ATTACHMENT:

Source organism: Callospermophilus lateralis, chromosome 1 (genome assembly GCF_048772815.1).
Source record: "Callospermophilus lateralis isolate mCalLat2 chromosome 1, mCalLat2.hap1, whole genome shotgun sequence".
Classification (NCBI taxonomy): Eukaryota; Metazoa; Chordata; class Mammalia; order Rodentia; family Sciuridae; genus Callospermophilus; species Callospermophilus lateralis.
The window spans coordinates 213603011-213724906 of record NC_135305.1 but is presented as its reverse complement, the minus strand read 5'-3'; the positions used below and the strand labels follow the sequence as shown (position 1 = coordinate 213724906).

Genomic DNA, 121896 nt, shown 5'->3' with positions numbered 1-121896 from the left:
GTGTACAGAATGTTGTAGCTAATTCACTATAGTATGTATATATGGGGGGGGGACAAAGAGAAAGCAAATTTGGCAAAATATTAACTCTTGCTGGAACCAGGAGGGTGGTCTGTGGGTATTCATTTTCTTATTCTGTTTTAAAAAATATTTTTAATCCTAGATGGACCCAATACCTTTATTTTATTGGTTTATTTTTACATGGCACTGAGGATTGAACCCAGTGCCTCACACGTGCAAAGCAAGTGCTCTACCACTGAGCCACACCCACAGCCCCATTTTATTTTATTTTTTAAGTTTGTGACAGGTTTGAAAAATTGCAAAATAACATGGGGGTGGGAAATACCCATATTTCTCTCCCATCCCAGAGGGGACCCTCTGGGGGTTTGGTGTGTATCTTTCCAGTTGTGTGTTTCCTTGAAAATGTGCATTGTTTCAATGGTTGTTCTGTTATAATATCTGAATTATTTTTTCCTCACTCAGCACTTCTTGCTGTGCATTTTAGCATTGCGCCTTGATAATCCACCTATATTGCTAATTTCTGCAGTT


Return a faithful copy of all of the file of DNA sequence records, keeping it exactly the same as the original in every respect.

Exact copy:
Source organism: Callospermophilus lateralis, chromosome 1 (genome assembly GCF_048772815.1).
Source record: "Callospermophilus lateralis isolate mCalLat2 chromosome 1, mCalLat2.hap1, whole genome shotgun sequence".
Classification (NCBI taxonomy): Eukaryota; Metazoa; Chordata; class Mammalia; order Rodentia; family Sciuridae; genus Callospermophilus; species Callospermophilus lateralis.
The window spans coordinates 213603011-213724906 of record NC_135305.1 but is presented as its reverse complement, the minus strand read 5'-3'; the positions used below and the strand labels follow the sequence as shown (position 1 = coordinate 213724906).

Genomic DNA, 121896 nt, shown 5'->3' with positions numbered 1-121896 from the left:
GTGTACAGAATGTTGTAGCTAATTCACTATAGTATGTATATATGGGGGGGGGACAAAGAGAAAGCAAATTTGGCAAAATATTAACTCTTGCTGGAACCAGGAGGGTGGTCTGTGGGTATTCATTTTCTTATTCTGTTTTAAAAAATATTTTTAATCCTAGATGGACCCAATACCTTTATTTTATTGGTTTATTTTTACATGGCACTGAGGATTGAACCCAGTGCCTCACACGTGCAAAGCAAGTGCTCTACCACTGAGCCACACCCACAGCCCCATTTTATTTTATTTTTTAAGTTTGTGACAGGTTTGAAAAATTGCAAAATAACATGGGGGTGGGAAATACCCATATTTCTCTCCCATCCCAGAGGGGACCCTCTGGGGGTTTGGTGTGTATCTTTCCAGTTGTGTGTTTCCTTGAAAATGTGCATTGTTTCAATGGTTGTTCTGTTATAATATCTGAATTATTTTTTCCTCACTCAGCACTTCTTGCTGTGCATTTTAGCATTGCGCCTTGATAATCCACCTATATTGCTAATTTCTGCAGTT